Ukrainian President Viktor Yushchenko has condemned Russia's 'unacceptable' decision to recognise the Georgian rebel regions of South Ossetia and Abkhazia.
Mr Yushchenko stressed the move threatened security across former Soviet Union states.
He said Ukraine hoped to raise the question of increasing the cost of leasing the Sevastopol base in Ukraine's southern Crimea region to Russia's Black Sea Fleet, a renegotiation Moscow has said would break a 1997 agreement.
'We are sorry about this decision, for Ukraine it is unacceptable and therefore we cannot support this position,' Mr Yushchenko told reporters.
'(We need to) raise the question about the lease payment, and new financial conditions because those old conditions were set when there was no market for land deals,' he said.
Mr Yushchenko went on to say that Russia's recognition of the independence of two Georgian regions threatened peace and stability in neighbouring states and throughout Europe.
'The decision taken by the Russian leaders constitutes a threat for peace and stability in our region and in Europe,' he said.
During a visit to Kiev, British Foreign Secretary David Miliband urged Ukraine 'not to provide any pretext' for Russia to take action against the former Soviet republic.
French President Nicolas Sarkozy said no-one wanted another Cold War and called on Russia to pull back its forces to positions they held before the current conflict with Georgia.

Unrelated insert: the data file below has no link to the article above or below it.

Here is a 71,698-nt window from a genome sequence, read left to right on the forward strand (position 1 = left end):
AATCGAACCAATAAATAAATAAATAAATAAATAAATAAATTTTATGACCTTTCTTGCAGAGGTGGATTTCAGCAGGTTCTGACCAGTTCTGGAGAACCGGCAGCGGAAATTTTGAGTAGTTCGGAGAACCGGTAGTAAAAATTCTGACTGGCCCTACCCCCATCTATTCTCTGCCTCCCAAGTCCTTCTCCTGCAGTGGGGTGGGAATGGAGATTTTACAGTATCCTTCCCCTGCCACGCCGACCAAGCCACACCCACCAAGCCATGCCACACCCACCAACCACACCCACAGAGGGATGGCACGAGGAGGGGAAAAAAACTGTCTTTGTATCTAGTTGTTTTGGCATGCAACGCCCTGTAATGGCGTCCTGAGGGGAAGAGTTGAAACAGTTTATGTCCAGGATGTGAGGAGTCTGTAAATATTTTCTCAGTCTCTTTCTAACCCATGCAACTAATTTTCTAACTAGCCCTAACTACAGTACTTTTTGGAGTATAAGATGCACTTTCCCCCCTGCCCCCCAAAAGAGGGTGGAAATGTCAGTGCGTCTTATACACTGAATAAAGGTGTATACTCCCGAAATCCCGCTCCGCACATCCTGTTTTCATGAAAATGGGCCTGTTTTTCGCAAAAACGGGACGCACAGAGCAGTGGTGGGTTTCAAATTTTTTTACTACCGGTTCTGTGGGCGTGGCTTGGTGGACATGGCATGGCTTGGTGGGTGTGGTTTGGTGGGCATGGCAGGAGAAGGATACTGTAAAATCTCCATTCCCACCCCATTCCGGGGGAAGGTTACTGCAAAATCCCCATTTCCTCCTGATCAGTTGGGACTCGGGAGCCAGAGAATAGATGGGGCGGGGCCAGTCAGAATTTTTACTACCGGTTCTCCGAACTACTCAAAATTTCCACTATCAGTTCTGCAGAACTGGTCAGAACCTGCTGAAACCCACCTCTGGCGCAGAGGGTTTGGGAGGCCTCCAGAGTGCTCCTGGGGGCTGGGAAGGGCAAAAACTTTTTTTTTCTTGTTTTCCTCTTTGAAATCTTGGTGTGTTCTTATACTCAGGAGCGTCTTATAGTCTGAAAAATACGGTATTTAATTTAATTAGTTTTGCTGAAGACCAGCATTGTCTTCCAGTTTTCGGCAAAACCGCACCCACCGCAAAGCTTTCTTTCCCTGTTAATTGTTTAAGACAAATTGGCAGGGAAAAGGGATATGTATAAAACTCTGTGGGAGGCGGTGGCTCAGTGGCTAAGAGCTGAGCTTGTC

The other G8 nations have condemned Russia's decision to recognise Georgia's breakaway regions of South Ossetia and Abkhazia.
'We, the foreign ministers of Canada, France, Germany, Italy, Japan, the United States and the United Kingdom, condemn the action of our fellow G8 member,' the group said in a joint statement released by the US State Department.
'We deplore Russia's excessive use of military force in Georgia and its continued occupation of parts of Georgia.'
Earlier, French Foreign Minister Bernard Kouchner warned that Russia could have its sights set on Ukraine and Moldova after recognising the Georgian separatists.
It is feared Russian troops might target the southern Ukrainian region of Crimea if President Yushchenko continues to openly support Tbilisi in the Georgia-Russia conflict.
Crimea, which is populated mostly by ethnic Russians, is home to the port of Sevastopol where Russia's Black Sea Fleet has been based since the collapse of the Soviet Union in 1991.
The Molodovan region of Transdniestr, which lies in the east of Ukraine, fought a brief independence war after the collapse of the Soviet Union but is not internationally recognised.
It currently hosts a contingent of Russian troops and a Soviet-era arms dump.